The Spike: or, Victoria College Review, October 1909
Ship Cove; Queen Charlotte Sound.
Hush! Do you think he ever trod this rood?
Mayhap his pinnace furrowed wave and sand
Twin-shadowed by the rata and the pine;
And where the fantails flutter on a stair
No three feet from the ripple, it may be
He stooped to pluck a lucid stalk that held
In sap old memories of the Yorkshire wold.
His keen grey eye would mark the creek that slid
Through yonder thicket like a fugue that winds
Through organ pipes to fall at last, desired,
Smooth, delicate, a messenger of peace.
Suppose he carved a name upon a bole,
A word, a letter only; if it strayed
Long after through the moss, and fret of years,
A tortive hieroglyph—why, we would stoop
To let it lie entangled in our eyes;
Seeing no other, for a moment fused
Suddenly with the past; and we should be
kindred to the Olympian days when time
Stole through the fiord like rower who delays
To watch the sunset; all forgetting, all
Inheriting the magic of the place
The father of our waters! If he be
One that we share with islands of the foam
Of prodigal madrepores, how great the star
That shines within the double hemisphere.
page 72 What are we worthy if we gather up
The richness of our land, and falter not
When our remembrance lingers in this cove
Like aureole of his brightness. Let the tide
Flow ever through impediment of calm,
To lull the ancient haunt of great design
And great achievement. Where a full-veined heart
Hath made a covenant, established it,
Never should any vexing of espial
Come near to palter with the memory.
But troubled gratitude that cannot pour
Enough in thankfulness should be our veil;
And thoughts that are too pure, too deep, for words
Should wreathe a sanctity that is not ours.
Quis multa gracilis te, puer, in rosa. . .
What scented stripling thee doth woo
In cosy corner at the dance?
For whom dost thou thy tresses do
So artless in thy elegance?
Laura, how oft will he bewail
Thy fickle faith and fortune's change
And wonder at the sullen gale,
Unused the stormy seas to range?
Who basks now in thy golden sun
And fondly dreams thee ever kind
With heart-room for no other one,
He little knows the treacherous wind.
Poor wretches, they to whom afer
An Eldorado thou dost loom;
For me, I thank my lucky star
That I have just escaped their doom.
O Venus, regina. . . . . .
Venus, queen of Orient isle,
Leave thy chosen realm awhile,
Make with Maud thy domicile,
Sojourn in her shrine;
Let Love hot-foot come with thee,
Nymphs and Graces girdle-free,
Youth, whom thy society
Ever doth refine.
Persicos odi, puer, adparatus. . . . .
Spare me, boy, the formal state
Of your dinners up-to-date,
Frenchy dishes, silver-plate
And the swallow-tail;
Let us rather take our ease
In undress beneath the trees
Washing down our bread and cheese
With a mug of ale.
Arthur Chorlton.page 74
Slow man, fast man,
Old man, baby,
Brown and Lady,
Never mind how
Loath you may be,
Come and join the Corps.
They are still a young Corps, in fact mere infantry.
Inaugural Ode on the V.C. Officers Training Corps
Rejoice Imperial Mother! Let the breeze
Of hope renewed dispel your dread alarms;
Your weary elder sons may stand at ease.
The trump of war declares
The fact in blatant blares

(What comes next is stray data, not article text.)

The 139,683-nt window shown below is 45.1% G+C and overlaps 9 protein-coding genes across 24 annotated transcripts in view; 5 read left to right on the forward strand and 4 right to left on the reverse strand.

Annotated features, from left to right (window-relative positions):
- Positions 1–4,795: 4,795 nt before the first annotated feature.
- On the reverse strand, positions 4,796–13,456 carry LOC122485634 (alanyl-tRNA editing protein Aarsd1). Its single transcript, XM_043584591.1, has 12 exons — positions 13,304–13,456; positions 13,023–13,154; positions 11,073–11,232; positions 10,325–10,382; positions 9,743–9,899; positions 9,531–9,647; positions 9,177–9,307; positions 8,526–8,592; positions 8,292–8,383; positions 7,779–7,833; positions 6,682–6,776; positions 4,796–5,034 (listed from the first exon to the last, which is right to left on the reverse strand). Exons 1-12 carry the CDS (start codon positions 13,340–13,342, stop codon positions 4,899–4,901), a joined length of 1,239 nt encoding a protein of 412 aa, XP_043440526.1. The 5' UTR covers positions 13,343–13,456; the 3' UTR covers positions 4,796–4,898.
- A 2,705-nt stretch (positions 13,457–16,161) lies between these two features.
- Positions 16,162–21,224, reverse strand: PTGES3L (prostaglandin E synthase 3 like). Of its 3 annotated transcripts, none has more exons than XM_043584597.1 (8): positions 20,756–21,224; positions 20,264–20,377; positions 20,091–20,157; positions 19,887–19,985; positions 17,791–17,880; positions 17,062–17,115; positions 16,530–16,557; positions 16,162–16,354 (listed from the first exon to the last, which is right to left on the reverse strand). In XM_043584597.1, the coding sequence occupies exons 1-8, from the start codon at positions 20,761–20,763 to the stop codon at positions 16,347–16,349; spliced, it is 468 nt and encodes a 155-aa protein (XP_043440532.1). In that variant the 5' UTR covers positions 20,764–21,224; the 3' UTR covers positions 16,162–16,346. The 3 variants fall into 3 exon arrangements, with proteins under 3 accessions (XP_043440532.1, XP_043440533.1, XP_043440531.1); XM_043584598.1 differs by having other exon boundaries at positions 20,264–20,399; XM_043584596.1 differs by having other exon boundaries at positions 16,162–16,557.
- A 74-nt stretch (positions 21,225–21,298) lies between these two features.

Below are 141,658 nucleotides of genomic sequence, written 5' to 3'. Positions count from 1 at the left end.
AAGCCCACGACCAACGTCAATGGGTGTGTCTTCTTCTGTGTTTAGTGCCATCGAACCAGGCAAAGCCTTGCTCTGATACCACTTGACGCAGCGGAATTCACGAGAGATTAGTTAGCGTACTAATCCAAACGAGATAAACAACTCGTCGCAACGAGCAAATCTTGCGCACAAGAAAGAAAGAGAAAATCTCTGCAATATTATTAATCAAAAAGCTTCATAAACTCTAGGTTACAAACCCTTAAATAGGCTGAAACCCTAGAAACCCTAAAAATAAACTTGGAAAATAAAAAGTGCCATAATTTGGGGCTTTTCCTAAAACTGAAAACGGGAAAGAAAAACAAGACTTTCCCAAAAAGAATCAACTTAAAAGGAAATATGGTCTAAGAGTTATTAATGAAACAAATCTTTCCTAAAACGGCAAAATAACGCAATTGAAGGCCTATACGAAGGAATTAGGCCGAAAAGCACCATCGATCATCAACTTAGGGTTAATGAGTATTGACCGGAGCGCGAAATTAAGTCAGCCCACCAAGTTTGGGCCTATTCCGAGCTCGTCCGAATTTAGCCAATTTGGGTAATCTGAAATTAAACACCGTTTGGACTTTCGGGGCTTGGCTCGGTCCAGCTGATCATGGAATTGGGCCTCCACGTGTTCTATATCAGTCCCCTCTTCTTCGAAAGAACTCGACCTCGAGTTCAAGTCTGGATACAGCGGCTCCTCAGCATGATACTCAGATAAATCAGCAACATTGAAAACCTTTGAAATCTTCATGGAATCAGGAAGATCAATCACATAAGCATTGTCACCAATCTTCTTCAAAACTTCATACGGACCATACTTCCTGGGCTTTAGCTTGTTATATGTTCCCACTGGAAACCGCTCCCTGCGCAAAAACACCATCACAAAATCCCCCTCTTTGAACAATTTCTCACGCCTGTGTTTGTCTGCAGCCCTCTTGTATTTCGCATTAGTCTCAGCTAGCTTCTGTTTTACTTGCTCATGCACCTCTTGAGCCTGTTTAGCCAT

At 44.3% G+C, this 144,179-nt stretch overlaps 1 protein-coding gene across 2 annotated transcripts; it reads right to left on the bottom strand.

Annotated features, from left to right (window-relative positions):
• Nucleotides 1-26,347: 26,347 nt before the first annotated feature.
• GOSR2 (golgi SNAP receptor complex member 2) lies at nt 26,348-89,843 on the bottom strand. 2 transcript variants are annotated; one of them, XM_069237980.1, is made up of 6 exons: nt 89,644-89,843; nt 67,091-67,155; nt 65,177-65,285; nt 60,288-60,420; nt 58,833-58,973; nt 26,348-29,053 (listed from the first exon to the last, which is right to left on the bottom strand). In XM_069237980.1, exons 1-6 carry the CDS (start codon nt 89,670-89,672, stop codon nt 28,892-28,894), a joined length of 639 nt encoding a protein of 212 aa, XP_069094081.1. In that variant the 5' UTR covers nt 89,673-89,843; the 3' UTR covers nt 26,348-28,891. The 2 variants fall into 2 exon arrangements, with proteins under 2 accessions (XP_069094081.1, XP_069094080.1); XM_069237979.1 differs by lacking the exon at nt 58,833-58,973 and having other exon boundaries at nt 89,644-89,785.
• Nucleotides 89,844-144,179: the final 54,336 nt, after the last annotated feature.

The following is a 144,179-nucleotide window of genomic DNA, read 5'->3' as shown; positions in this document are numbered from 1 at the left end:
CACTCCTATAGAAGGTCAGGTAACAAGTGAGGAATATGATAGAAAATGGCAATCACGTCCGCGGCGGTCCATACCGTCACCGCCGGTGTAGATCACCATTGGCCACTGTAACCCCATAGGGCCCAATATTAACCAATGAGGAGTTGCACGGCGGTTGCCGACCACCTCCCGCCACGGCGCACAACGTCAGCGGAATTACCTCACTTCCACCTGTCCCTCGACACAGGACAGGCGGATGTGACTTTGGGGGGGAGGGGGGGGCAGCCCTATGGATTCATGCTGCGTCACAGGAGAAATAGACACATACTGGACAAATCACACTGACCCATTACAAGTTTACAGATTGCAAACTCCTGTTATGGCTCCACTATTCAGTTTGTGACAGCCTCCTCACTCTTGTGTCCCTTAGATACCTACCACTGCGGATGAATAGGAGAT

And drowns those touching things the College Glees.
Spirits of warriors long buried and dead,
All of your genius in one little head
Gather, you sprites, for the good of the nation,
Into one glorious centralization,
Smile on him, Jupiter, smile on him, Mars,
Fit him for victories, battles and slaughters,
Make him the joy of all mothers and pas,
Make him immune from the smiles of their daughters:
Give him a book of manæuvres as litany,
Guns let him shoot at the foe (he won't hit any);
Make him a paragon general here,
Wellington Moltke Napoleon Beere.
But soft! From high Olympus Jove descends,
Deserts the Board of gods and here unbends:
His hands still red with Cerberean gore,
He scents a nobler game,—the dogs of war.
Beside him strides, with features grimly set,
Hung down in front his trusty bayonet,
That foreign god, von Zedlitz. By and by
They'll trust in him and keep their powder dry.
His duty too, when airships come and go,
To analyse their language here below.
And lastly Pluto brings his fiery shield
And once a year that camp on Easer field.
Immortals these, they stand in mortal dread
Of glorious Beere, who's risen to their head.
And lo, this gallant troop can boast, this martial fierce array,
As many officers as men to honour and obey.
Again behold their Captain Beere, of proud and stately port;
And yet he'll not be Captain long, for see Lieutenant Short.
And though 'tis true in love and war, that men will all things dare,
Their means will surely not be foul, when led by Sergeant Fair.
The matrons say,"the pretty boy," the girls they all adore him,
And this, of course you'll understand, refers to Corporal Oram.
Here is the flower of our manhood in bud;
See how their noble eyes blaze as they mobilize,
Eager to wallow to victory through blood,
Like that unholy 'un, bony Napoleon.
Stealthily, creepily, whispering in shouts,
Steadily, sleepily, out go the scouts.
Then comes the main brigade, uniforms t ell,
Making a plain brigade look rather well;
(Even a puny form, wrapped in a uniform,
Looks rather well).
Bravely they thresh along, wear and hot,
Sometimes it's echelon, sometimes it's not.
Guns to the right of them mow them like grass,
Strangely, in spite of them, onwards they pass.
Powder is flying ground and each man'll
Soon be applying his oil and his flannel.
Such is the sum of a warriors toil,
Oceans of trouble, and afterwards--oil.
General de Bility